Strained relations, on the other hand, correlate closely with job dissatisfaction. Among those who checked “tense” or “command and control” or both, three in five were either very or somewhat dissatisfied with their jobs. On a five-point scale, with five being “very satisfied” and one “very dissatisfied,” those respondents’ average score of 1.73 contrasts with the overall average of 3.56.
Benefit packages that could be described as good are getting better. By five measures – health insurance, dental insurance, 401(k) match, tuition reimbursement and stock options – this year’s survey found a higher proportion of employees receiving fringe benefits than last year. Profit sharing plans dipped a few points to one in five respondents.
Much of the four-point increase in health insurance coverage to 93.4 percent can be attributable to full implementation of the Affordable Care Act in 2014. Asked about the impact of Obamacare in their organizations, almost half (45.4 percent) indicated the legislation has not had an effect. One in 10 respondents work at companies with fewer than 50 employees. Those businesses are exempt from mandates to provide health insurance. Those individuals didn’t have insurance before 2014 and still don’t.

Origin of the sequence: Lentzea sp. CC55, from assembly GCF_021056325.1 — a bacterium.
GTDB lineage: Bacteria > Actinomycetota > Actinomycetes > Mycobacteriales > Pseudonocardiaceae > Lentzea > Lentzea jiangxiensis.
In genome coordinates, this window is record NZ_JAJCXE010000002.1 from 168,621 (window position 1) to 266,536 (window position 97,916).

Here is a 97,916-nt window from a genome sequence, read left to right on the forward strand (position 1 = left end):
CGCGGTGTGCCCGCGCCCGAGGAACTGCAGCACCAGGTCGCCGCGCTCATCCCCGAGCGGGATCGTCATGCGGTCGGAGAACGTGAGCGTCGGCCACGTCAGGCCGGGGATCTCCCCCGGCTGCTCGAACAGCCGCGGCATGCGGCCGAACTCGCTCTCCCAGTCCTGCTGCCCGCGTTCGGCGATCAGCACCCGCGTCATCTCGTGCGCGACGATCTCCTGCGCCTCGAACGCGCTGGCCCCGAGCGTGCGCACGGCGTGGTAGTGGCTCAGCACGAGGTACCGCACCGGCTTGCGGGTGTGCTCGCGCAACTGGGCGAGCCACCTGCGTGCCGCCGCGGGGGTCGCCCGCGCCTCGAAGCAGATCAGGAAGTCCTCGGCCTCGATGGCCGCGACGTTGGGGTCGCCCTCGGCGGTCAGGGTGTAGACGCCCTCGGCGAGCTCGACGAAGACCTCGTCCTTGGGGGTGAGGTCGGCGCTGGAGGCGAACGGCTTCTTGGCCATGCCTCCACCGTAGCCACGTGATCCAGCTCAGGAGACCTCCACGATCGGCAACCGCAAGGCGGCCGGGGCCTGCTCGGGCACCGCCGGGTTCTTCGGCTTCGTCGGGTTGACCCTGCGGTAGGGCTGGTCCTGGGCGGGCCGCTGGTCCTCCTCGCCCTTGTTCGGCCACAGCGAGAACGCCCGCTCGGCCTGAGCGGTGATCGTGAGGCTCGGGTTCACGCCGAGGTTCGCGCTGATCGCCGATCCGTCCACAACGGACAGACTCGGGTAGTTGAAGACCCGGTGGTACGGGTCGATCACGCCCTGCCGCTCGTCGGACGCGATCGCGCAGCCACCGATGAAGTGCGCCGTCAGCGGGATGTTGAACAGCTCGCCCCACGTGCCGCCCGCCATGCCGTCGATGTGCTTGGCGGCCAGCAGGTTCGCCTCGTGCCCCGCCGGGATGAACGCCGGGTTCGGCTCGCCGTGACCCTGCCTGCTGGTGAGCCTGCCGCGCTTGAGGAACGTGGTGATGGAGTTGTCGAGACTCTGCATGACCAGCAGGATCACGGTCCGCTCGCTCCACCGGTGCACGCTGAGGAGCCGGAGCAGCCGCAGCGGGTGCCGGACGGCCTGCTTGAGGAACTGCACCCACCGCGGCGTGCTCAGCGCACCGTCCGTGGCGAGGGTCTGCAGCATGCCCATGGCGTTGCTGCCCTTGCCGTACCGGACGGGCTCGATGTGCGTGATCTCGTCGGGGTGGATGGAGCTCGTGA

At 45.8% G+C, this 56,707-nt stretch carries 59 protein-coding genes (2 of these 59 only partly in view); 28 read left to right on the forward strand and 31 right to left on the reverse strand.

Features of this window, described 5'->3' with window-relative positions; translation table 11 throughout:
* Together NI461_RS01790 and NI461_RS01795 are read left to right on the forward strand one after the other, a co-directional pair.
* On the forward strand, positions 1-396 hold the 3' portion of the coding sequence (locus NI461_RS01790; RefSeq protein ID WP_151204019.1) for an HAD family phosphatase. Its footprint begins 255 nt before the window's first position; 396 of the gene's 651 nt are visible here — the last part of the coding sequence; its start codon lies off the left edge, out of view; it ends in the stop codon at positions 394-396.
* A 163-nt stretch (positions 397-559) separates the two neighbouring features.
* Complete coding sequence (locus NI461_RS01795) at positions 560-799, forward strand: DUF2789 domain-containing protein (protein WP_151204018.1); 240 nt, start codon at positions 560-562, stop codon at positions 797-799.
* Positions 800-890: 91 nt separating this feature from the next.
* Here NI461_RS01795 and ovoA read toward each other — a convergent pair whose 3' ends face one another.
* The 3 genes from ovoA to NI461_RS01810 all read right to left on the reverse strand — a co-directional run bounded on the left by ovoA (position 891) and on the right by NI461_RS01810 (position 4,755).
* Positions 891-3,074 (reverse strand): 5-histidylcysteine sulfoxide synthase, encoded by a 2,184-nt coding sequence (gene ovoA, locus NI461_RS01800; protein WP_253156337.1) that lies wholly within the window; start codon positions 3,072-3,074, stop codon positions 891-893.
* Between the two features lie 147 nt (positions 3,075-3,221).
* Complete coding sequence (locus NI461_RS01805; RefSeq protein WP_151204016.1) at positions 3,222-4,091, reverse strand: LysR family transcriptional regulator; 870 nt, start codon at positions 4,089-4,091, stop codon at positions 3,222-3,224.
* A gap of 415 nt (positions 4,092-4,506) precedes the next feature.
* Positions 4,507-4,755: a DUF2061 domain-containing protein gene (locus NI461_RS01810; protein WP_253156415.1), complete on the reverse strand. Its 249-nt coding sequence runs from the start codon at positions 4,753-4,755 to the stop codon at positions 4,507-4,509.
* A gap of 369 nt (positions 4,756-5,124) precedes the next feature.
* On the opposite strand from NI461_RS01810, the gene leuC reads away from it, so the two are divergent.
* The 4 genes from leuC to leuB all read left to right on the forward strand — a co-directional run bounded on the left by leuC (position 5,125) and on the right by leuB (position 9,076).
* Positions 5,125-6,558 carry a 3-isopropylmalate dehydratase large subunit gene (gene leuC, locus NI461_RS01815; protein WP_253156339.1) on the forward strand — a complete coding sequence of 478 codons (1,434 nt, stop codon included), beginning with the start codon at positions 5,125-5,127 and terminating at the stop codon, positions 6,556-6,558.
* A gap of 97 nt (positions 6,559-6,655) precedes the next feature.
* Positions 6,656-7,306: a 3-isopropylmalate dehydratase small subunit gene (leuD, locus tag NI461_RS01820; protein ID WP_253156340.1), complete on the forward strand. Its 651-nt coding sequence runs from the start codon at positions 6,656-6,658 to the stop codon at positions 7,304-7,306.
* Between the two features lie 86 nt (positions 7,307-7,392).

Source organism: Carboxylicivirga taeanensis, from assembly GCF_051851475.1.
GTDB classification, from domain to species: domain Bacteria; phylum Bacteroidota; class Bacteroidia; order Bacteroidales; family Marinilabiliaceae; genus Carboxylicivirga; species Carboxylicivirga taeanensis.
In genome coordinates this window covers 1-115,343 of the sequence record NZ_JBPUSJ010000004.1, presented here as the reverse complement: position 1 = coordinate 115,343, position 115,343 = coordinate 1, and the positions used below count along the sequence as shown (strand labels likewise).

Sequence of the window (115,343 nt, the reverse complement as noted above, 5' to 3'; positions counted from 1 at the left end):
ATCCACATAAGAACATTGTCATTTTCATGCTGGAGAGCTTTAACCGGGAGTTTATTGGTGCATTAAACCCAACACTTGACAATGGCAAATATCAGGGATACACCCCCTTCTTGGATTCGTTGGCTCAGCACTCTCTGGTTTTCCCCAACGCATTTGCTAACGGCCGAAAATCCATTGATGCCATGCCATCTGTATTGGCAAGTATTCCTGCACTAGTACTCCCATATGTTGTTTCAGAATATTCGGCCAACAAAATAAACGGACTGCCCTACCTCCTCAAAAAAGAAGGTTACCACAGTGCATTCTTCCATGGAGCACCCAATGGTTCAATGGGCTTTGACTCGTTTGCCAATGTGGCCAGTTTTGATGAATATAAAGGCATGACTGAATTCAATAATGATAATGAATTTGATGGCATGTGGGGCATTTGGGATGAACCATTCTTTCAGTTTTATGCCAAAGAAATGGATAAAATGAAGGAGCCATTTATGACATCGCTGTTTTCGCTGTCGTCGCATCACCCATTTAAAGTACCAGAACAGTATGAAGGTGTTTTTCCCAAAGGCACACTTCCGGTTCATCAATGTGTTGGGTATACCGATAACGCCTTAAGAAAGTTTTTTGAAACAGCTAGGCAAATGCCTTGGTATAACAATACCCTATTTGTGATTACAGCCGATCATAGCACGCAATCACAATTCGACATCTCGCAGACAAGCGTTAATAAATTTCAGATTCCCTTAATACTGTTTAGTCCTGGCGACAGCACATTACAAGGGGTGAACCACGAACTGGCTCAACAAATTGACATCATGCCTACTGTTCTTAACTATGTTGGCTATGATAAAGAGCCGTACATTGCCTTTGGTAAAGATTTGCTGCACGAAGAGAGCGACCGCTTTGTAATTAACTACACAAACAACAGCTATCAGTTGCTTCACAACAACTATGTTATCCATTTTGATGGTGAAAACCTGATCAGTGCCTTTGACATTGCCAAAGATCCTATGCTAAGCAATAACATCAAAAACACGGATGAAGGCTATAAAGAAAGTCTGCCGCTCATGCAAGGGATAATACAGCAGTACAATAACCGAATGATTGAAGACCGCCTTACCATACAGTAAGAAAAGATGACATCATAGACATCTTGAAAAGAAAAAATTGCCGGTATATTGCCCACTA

Barely one in 100 survey participants (1.4 percent) indicated a company health insurance plan was offered for the first time last year. Almost half (45.2 percent) of all respondents report higher monthly premiums for employee health insurance, and 34.5 percent indicate deductibles now are higher.
Two score of respondents offered additional comments on the law’s impact. A roughly even split existed between those complaining of higher costs and reduced coverage and those citing positive outcomes. “Diabetes medication, full coverage of contraceptives,” wrote a woman in her 40s. “Child received coverage to 26,” pointed out an engineer in his 50, who apparently is not yet an empty nester.
Asked what additional benefits they would like their employers to offer, more than half had suggestions. A new or enhanced 401(k) program was the most frequently mentioned desire, closely followed by flex time and other flexible working arrangements. A fitness program, either through a health club or in-house facilities, closely followed. Other frequent mentions included a pension plan, profit sharing, stock options and tuition reimbursement.
“What we have is great,” wrote a plant operations professional. “Four day workweek, better health coverage,” another middle-aged professional optimistically suggested.
Why go to night school?
Stability characterizes the industry workforce. That’s reflected in the survey results, with almost two-thirds indicating they have worked 15 years or more in the industry. Mobility within the industry is higher, with two-thirds having worked fewer than 15 years at their current company.